Pursue the sleeping beauty in Onigawara

Onigawara, a Japanese ornamental tile, in Sanuki province

Onigawara is a traditional ornamental roof tile with a Japanese ogre face design, which is generally found on the edge of roofs in Japanese architecture.
The origin of Onigawara goes far back to 1400 years ago.
At present, it takes on various designs in Japan such as a family crest and auspicious animals, besides the terrifying ogre face.
The Onigawaras are believed to protect house and families from evil spirits, and have been used as amulets.
Today, not only their alleged spiritual power but also the beauty of their design is getting attention from many people.

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The face design, the heart of Onigawara

Mr. Jinnai has had an interesting career.
He used to be a cook and became an Onigawara craftsman afterwards.
The most difficult part, he says, is shaping the “face” of the Onigawara. The Onigawara made in Kagawa prefecture features especially the intricate details and the tri-dimensional face of the design.
He says that he usually gets inspiration from other art forms such as sculptures and paintings.
Popular Onigawara themes are animals such as dragons, tigers, lions from the Chinese imaginary, and carps as well as plants such as peach blossom, peony, and chrysanthemum although his favorite pattern is a “cloud”.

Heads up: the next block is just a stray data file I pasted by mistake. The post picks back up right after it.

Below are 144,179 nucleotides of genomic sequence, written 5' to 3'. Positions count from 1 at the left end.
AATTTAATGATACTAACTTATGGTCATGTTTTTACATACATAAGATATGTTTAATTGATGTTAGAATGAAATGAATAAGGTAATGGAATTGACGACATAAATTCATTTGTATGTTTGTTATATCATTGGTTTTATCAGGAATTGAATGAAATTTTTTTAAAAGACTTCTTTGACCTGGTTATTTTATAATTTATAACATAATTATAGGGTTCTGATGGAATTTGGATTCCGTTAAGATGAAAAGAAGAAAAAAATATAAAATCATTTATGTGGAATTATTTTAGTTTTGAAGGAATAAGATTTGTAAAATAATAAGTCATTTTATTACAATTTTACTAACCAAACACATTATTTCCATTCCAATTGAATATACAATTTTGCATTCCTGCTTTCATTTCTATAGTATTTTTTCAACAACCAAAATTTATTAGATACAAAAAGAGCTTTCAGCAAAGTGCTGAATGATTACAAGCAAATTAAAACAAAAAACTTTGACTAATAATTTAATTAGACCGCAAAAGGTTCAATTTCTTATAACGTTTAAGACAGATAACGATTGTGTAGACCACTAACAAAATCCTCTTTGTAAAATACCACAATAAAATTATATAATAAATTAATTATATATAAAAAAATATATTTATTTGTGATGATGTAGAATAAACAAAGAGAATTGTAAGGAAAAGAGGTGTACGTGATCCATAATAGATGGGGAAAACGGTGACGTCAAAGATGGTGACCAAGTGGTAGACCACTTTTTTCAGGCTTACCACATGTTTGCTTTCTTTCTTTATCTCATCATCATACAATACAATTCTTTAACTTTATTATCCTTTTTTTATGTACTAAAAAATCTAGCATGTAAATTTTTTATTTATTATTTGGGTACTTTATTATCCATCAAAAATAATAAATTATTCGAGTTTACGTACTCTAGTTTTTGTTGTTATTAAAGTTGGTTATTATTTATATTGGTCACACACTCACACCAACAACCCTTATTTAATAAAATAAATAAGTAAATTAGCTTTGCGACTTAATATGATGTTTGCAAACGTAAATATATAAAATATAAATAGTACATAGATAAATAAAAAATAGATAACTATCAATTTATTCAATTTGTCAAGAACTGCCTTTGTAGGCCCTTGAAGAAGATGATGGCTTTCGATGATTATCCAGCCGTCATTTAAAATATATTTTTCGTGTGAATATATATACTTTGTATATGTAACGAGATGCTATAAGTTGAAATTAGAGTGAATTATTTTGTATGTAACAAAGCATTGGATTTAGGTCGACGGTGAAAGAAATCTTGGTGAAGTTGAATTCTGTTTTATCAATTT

Local people from Kagawa as well as tourists love his lively Onigawara products.

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The fascination of “oxidized silver” color, which adds even more uniqueness to the Onigawara

Although the clay used for Onigawara can stand at a maximum of 1100C heat, the firing of the clay in a 1100C kiln sometimes causes bends and cracks in the pieces.
In order to prevent potential breakage, craftsmen usually fire the pieces at 1050C, where clay pieces are fired under the condition of incomplete combustion.
After this process, the pieces are sealed up with wood briquettes.
This “oxidation firing” technique gives stone tiles their unique texture and color.

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Sanuki Onigawara


Shunji Jinnai has been making Sanuki ridge-end tiles for more than 30 years. In 2010, his Onigawara Udon bowl was awarded “Outstanding work” and recommended by the governor of the Kagawa prefecture. He loves to bring unique motifs such as animals, fish, clouds, Bach (musician) into ridge –end tile creations and he is passionate about trying out different methods and patterns.

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